Discovery Crew Begins Shuttle Inspection

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Discovery's astronauts began their first full day of work in space Wednesday with a carefully orchestrated inspection of the shuttle's wings and nose to detect any damage that may have occurred during liftoff.

NASA officials said Tuesday an object that may have been a 1 1/2-inch piece of thermal tile appeared to break off from the Discovery's belly during liftoff. Also, a large object — perhaps a piece of foam insulation — seemed to fly off from the external fuel tank, NASA flight operations manager John Shannon said.

Officials stressed it was too early to say whether there was any danger to the shuttle or its crew. Wednesday's highly sensitive search, which was expected to take about seven hours, uses a sensor attached to a 50-foot extension of the shuttle's robotic arm. The astronauts must be careful not to bump the equipment against the shuttle's fragile exterior.

Flight director Paul Hill, who worked in Houston's Mission Control as astronauts began maneuvering the arm, considers the inspections among the most hazardous of the new procedures put in place since the 2003 Columbia tragedy.

"If we make contact with the orbiter while we're doing this, I'm looking for another job," Hill said in the months leading up to the 12-day mission.

Once the initial inspection is complete, three of the seven astronauts planned to remove the 50-foot extension and use a camera attached to the robotic arm to inspect tiles near the crew cabin and tail.

Also Wednesday, astronauts Stephen Robinson and Soichi Noguchi tested tools and equipment they'll use during three spacewalks. They also planned to prepare the shuttle's airlock for the astronauts to exit when they arrive Thursday at the international space station.

During the spacewalks, the pair will test new repair techniques for the shuttle's tiles and delicate carbon panels; replace a gyroscope, which helps steer the international space station; and install a storage platform on the station.

Commander Eileen Collins and Pilot James Kelly repositioned the shuttle early Wednesday and planned to redirect it a second time to make sure the vehicle is positioned correctly to catch up with the international space station for docking. When the astronauts awoke Wednesday, the shuttle trailed the station by 5,500 miles.

Another task Wednesday was for the crew to deploy an antenna, which allowed them to send televised images from the sweeping scans of the shuttle's wings and nose to the ground. NASA officials said they also received data from 176 sensors placed on the shuttle wings to detect any debris strikes.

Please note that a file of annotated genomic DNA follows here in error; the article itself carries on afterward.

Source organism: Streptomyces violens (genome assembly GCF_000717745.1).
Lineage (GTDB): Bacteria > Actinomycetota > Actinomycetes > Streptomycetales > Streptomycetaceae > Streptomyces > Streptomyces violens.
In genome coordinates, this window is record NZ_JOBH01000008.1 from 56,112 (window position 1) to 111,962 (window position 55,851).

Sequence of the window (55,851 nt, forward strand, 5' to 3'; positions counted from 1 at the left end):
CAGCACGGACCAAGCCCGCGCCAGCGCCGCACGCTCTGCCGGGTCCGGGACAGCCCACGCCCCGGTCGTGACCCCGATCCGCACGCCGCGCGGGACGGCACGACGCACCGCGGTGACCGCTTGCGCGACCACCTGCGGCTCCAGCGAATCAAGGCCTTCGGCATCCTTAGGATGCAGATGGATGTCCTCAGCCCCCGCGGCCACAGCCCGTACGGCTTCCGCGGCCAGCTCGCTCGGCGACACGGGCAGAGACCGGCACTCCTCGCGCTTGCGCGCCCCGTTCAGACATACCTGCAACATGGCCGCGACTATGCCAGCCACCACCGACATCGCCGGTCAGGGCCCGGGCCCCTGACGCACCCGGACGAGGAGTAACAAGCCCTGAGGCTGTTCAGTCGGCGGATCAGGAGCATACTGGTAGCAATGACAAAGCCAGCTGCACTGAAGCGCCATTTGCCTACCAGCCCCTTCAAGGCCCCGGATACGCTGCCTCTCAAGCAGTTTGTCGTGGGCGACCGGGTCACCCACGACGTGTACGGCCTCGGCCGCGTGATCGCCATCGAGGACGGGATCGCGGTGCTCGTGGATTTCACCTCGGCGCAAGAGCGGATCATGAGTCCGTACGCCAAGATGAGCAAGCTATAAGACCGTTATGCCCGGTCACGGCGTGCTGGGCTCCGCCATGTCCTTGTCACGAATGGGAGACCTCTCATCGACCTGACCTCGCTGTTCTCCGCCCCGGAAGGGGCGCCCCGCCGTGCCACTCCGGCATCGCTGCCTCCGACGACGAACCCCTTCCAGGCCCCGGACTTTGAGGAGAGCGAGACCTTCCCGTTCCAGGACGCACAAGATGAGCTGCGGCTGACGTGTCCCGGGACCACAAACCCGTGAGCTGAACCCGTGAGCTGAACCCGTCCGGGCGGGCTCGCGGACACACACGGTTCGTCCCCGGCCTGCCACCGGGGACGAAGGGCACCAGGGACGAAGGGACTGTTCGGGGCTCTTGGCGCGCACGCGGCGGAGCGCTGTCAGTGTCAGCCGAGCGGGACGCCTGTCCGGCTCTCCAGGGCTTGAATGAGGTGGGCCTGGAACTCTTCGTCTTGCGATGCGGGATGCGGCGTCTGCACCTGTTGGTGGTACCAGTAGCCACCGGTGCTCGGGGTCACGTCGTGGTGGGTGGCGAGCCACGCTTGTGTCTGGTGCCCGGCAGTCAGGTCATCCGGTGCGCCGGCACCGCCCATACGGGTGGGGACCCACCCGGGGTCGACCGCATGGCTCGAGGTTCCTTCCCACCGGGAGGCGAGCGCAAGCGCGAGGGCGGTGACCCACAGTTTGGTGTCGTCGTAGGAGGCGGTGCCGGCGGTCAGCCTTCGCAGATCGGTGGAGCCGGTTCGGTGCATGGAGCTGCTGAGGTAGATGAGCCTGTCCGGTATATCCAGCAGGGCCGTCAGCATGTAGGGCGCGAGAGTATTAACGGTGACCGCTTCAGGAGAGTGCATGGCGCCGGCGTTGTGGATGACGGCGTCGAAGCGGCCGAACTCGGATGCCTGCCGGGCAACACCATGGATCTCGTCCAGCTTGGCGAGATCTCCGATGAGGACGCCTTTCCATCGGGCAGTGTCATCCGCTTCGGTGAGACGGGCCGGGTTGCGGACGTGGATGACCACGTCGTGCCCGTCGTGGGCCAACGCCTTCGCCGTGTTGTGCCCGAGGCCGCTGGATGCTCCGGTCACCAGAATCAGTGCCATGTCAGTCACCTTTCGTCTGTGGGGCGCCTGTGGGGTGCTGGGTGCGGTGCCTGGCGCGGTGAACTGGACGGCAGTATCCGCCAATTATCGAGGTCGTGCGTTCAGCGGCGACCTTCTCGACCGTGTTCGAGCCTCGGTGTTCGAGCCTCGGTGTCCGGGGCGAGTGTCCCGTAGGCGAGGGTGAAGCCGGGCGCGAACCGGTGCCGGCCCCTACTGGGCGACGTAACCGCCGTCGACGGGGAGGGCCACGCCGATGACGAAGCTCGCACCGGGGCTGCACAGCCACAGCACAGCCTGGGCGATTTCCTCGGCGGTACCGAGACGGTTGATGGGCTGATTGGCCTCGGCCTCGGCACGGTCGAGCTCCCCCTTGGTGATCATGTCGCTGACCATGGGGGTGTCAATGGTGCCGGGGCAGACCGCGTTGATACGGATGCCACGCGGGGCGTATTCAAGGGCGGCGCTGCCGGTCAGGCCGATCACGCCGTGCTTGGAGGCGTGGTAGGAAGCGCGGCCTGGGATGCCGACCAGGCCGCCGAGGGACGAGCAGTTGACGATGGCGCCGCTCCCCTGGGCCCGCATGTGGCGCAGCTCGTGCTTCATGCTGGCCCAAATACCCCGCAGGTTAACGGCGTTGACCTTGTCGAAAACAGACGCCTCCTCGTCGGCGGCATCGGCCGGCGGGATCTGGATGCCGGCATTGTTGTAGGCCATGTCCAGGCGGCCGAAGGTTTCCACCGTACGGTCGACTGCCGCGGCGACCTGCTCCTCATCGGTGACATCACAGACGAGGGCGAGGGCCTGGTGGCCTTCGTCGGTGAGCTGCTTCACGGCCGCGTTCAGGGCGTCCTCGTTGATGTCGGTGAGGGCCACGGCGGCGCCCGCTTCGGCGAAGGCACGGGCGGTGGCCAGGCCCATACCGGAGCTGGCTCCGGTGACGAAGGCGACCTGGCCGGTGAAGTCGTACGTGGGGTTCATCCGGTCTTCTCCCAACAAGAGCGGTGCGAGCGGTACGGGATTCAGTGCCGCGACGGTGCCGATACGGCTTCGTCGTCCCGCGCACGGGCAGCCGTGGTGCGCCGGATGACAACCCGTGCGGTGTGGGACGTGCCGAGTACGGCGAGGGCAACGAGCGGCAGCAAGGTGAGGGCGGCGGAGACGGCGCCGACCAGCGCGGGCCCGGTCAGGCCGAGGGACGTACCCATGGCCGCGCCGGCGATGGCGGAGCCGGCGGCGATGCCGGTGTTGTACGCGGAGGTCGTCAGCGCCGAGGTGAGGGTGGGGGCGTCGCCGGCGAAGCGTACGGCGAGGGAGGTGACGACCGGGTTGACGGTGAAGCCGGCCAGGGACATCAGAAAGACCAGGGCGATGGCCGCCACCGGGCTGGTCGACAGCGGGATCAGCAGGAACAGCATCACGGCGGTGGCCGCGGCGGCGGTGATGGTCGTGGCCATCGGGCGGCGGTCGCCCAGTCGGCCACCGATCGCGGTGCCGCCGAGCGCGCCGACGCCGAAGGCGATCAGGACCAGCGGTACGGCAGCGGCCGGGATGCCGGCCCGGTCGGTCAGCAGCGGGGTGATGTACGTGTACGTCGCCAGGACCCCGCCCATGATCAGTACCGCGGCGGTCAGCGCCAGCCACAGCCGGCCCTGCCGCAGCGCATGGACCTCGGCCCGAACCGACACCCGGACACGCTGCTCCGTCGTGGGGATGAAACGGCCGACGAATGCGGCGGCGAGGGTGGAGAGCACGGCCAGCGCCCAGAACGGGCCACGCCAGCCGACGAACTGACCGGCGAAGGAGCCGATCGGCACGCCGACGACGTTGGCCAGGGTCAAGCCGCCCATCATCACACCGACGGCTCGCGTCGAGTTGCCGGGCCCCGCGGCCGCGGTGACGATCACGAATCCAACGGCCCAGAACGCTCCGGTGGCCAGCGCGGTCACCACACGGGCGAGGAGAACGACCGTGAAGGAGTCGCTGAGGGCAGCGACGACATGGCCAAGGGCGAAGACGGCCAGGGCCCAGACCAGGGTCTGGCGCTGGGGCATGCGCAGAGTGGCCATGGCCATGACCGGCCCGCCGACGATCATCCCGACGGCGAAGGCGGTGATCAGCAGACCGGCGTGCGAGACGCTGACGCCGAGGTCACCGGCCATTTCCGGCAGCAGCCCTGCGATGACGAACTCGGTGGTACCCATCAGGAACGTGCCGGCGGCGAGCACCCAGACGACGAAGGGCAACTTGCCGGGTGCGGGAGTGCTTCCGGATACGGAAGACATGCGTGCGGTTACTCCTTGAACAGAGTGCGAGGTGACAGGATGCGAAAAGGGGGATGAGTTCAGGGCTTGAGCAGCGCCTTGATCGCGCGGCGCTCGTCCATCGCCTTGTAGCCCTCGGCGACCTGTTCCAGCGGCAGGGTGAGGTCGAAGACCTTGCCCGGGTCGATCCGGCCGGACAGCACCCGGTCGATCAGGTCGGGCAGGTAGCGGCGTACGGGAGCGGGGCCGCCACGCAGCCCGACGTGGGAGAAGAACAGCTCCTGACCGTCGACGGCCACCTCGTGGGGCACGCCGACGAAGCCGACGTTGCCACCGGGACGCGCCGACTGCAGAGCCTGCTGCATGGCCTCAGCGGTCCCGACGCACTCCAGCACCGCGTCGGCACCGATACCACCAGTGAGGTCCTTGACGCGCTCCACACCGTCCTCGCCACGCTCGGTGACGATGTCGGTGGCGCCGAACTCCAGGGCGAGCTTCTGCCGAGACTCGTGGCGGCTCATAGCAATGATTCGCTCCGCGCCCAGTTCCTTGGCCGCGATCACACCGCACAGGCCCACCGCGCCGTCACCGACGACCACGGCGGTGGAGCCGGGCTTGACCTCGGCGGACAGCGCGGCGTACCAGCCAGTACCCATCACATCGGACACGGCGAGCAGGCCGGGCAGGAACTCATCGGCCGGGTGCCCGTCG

Analysis of the data, television and other images was under way at Johnson Space Center early Wednesday.

The crew spent most of Tuesday turning their "rocket into a Winnebago," said astronaut Daniel Tani, who flew aboard the shuttle in 2001.

"It is a big reconfiguration," Tani said of the work Discovery's crew had to do to turn the shuttle from rocket into orbiting vehicle.

Two weather planes and more than 100 cameras documented Discovery's trip to orbit. NASA wants to document any sign of flying debris that could threaten the shuttle.

"There is no question that we have more data now than we have ever had before," Flight Director LeRoy Cain told The Associated Press. "We are going to see things when we look and so one of the things we have worked really hard on is to make sure we understand what are we looking at."

The new cameras and inspections are part of safety procedures put in place for NASA to return to space following the grounding of its shuttle fleet after the breakup of space shuttle Columbia in 2003.

Columbia was brought down by a suitcase-size piece of foam insulation, which broke off the external fuel tank during liftoff and struck one of the shuttle's wings. The resulting gash allowed hot gases into the wing during Columbia's return to Earth 16 days later on Feb. 1, 2003.

All seven astronauts aboard died as the shuttle disintegrated over Texas.

NASA officials said they could barely make out the foam strike in the photographs because of the poor quality of the images they had.

The new cameras and lasers will provide the space agency with more detailed images than it has ever seen before, Shannon said. But it is unclear if the debris spotted so far represents anything out of the ordinary.

Shannon said the tiles on NASA's shuttle fleet have sustained thousands of dings over the years.

"One of the things that is going to be critical for us is to give the experts opportunity and time to bring the data in, review it, analyze it and bring it forward and have that in a cohesive way, so that we don't have folks running off in different directions without the full story," Cain said.